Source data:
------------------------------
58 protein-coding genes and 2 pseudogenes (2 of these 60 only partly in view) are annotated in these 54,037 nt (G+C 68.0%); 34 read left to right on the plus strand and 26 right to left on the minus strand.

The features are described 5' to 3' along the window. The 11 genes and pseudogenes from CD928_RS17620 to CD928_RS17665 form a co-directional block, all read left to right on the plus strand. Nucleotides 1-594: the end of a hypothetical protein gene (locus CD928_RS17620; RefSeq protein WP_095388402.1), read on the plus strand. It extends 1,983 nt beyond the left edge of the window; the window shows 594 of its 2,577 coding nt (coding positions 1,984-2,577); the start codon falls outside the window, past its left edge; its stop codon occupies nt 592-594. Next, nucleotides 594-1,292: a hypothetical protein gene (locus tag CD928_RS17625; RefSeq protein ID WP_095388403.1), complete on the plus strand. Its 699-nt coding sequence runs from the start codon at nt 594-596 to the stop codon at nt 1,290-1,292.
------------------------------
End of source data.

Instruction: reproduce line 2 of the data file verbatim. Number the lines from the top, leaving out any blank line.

The features are described 5' to 3' along the window. The 11 genes and pseudogenes from CD928_RS17620 to CD928_RS17665 form a co-directional block, all read left to right on the plus strand. Nucleotides 1-594: the end of a hypothetical protein gene (locus CD928_RS17620; RefSeq protein WP_095388402.1), read on the plus strand. It extends 1,983 nt beyond the left edge of the window; the window shows 594 of its 2,577 coding nt (coding positions 1,984-2,577); the start codon falls outside the window, past its left edge; its stop codon occupies nt 592-594. Next, nucleotides 594-1,292: a hypothetical protein gene (locus tag CD928_RS17625; RefSeq protein ID WP_095388403.1), complete on the plus strand. Its 699-nt coding sequence runs from the start codon at nt 594-596 to the stop codon at nt 1,290-1,292.